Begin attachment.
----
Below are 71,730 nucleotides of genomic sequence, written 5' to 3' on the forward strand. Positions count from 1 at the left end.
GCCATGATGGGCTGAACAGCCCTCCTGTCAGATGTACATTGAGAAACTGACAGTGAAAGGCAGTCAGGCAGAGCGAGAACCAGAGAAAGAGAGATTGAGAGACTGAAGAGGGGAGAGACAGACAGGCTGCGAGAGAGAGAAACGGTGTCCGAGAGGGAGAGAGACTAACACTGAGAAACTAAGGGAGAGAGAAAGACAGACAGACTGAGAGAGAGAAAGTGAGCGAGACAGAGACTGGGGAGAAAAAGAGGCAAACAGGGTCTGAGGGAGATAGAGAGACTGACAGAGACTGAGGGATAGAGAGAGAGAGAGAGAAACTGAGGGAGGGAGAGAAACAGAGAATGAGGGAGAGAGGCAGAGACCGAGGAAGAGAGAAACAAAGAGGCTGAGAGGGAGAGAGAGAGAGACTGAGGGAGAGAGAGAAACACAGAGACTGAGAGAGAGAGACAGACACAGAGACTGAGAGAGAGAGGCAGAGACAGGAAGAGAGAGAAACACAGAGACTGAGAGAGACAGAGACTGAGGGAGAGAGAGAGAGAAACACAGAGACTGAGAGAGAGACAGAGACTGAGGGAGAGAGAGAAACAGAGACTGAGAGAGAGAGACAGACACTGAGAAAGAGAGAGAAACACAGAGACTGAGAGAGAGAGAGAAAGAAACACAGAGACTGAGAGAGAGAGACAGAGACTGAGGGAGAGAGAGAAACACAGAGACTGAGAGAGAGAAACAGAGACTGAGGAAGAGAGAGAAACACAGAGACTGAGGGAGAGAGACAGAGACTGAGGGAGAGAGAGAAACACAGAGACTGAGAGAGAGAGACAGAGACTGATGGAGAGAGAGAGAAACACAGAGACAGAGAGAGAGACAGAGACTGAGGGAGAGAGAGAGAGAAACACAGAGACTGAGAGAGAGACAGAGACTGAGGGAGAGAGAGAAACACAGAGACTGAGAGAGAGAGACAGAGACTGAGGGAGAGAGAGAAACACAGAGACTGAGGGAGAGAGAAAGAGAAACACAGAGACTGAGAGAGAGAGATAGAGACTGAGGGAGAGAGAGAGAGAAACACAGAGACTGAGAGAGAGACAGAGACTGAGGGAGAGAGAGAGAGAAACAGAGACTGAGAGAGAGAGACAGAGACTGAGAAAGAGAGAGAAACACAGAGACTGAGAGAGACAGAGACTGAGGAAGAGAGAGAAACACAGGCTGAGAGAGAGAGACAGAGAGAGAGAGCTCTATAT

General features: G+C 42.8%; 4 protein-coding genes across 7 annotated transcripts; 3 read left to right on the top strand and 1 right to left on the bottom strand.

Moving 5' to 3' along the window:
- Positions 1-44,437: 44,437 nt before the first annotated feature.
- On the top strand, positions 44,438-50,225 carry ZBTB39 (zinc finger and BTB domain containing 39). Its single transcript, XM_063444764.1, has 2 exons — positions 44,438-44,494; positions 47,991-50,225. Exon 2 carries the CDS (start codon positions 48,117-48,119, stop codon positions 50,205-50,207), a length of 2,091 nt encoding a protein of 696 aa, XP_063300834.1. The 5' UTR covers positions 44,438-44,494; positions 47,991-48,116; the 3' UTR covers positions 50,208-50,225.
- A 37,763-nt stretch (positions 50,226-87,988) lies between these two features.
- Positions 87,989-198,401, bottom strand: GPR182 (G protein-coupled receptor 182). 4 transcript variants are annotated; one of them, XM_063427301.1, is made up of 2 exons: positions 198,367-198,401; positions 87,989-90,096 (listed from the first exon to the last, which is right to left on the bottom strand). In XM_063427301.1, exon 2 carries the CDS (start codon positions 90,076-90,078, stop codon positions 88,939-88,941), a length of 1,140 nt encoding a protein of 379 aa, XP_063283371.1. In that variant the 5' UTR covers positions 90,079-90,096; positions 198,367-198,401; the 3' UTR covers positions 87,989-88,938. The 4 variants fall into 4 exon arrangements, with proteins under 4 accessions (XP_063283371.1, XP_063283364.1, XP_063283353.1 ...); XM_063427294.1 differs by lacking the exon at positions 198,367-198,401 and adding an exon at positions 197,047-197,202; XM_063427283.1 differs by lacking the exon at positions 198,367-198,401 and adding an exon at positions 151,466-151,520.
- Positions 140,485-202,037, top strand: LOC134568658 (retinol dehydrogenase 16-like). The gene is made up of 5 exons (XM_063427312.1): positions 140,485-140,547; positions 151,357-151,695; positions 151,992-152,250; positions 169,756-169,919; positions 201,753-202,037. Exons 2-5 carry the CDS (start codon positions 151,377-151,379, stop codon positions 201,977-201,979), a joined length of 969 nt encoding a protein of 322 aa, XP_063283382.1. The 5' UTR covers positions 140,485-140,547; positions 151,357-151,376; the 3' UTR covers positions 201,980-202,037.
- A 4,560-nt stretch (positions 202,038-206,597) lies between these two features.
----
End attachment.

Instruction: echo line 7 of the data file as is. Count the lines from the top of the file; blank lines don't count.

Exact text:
- A 37,763-nt stretch (positions 50,226-87,988) lies between these two features.